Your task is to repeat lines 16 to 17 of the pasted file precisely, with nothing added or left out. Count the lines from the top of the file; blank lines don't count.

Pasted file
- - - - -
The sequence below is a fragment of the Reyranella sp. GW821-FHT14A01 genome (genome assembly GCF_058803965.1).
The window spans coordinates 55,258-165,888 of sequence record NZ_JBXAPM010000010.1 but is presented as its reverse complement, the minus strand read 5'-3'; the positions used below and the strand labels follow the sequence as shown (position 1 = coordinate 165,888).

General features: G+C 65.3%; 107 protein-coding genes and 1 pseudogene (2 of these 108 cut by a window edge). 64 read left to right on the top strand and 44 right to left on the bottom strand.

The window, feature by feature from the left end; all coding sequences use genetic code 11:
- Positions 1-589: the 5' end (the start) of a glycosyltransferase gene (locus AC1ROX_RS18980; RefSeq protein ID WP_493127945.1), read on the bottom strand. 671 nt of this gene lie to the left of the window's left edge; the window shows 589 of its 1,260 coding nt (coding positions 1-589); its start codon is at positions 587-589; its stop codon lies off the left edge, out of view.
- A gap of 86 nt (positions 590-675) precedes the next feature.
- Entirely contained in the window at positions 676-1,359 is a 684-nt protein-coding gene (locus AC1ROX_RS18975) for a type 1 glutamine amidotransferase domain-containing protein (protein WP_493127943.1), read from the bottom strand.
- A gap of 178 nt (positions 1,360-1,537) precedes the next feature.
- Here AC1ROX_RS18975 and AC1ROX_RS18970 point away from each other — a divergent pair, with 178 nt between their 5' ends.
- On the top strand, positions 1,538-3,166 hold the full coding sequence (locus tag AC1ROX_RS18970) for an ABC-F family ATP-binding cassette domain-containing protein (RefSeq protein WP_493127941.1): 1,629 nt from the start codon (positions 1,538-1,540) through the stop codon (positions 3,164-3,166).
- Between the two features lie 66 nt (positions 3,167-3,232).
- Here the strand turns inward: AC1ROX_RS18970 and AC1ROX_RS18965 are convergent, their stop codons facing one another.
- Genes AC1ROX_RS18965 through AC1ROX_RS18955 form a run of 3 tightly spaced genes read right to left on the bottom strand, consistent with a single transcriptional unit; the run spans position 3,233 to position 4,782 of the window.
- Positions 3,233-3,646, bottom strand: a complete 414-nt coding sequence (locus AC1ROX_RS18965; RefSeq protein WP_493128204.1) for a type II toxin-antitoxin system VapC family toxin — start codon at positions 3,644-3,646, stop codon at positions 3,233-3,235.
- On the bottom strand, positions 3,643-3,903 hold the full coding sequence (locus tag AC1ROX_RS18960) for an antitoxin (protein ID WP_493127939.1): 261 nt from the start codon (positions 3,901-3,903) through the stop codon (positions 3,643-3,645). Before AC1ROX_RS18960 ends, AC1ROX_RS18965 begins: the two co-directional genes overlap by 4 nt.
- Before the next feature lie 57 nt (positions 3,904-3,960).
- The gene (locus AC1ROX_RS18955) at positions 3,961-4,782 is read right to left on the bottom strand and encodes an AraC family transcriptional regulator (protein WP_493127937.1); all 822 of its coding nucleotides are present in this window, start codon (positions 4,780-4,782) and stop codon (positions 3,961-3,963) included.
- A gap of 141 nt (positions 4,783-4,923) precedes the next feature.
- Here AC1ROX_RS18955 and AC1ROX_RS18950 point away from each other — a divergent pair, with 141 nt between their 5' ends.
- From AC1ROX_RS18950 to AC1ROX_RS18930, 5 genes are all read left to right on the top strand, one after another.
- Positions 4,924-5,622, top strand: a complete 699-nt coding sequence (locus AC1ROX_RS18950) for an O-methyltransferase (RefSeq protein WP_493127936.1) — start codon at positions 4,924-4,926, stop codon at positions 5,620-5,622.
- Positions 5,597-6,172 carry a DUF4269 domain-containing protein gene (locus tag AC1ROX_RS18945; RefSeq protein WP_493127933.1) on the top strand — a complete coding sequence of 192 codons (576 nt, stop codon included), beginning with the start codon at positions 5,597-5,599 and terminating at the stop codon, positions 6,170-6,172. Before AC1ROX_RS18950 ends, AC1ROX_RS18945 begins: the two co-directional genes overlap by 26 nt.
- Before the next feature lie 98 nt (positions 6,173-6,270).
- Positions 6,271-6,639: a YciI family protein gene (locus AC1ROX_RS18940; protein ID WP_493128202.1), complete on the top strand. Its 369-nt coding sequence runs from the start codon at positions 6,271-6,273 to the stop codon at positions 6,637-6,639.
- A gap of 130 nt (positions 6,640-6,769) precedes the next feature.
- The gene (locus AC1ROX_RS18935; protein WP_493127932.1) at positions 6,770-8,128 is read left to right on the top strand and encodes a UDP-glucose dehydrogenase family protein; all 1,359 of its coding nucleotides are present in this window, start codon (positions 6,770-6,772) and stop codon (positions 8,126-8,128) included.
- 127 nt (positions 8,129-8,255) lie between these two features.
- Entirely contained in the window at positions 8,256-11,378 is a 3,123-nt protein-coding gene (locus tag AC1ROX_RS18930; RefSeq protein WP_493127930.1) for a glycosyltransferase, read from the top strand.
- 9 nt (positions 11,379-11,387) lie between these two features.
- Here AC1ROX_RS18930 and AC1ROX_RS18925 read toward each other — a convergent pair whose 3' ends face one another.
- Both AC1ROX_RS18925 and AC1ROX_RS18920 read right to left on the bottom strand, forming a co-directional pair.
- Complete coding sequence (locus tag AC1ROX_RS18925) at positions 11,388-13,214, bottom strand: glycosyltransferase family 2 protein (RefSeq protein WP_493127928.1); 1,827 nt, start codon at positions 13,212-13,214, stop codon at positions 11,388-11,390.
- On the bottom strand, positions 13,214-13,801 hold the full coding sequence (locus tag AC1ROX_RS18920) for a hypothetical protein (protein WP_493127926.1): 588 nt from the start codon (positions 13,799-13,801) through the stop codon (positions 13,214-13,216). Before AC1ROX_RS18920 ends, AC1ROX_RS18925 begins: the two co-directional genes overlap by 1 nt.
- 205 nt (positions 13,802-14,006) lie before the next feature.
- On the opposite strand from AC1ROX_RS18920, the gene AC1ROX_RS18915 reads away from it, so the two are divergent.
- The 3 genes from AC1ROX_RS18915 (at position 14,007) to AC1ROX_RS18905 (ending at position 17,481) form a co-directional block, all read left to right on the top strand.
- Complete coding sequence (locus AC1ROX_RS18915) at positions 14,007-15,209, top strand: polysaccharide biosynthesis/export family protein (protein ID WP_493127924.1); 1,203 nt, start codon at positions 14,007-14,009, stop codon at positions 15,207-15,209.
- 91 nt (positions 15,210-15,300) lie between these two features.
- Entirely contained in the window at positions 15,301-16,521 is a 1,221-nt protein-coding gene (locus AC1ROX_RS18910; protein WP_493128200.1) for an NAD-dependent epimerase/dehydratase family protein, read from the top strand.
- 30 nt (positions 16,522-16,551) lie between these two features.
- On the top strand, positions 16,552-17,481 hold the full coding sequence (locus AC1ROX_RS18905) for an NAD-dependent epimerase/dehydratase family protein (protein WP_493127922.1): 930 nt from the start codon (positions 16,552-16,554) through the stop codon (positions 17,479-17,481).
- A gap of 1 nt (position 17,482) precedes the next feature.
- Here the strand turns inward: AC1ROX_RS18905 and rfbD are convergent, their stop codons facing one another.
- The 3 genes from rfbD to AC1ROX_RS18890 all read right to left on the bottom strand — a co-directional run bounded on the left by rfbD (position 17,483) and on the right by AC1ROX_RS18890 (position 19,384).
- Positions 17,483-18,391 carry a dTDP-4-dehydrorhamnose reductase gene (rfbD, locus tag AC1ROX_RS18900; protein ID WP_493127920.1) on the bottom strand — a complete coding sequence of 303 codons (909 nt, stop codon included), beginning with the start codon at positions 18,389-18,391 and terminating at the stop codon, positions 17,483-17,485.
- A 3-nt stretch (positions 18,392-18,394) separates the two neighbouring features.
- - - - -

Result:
- Before the next feature lie 57 nt (positions 3,904-3,960).
- The gene (locus AC1ROX_RS18955) at positions 3,961-4,782 is read right to left on the bottom strand and encodes an AraC family transcriptional regulator (protein WP_493127937.1); all 822 of its coding nucleotides are present in this window, start codon (positions 4,780-4,782) and stop codon (positions 3,961-3,963) included.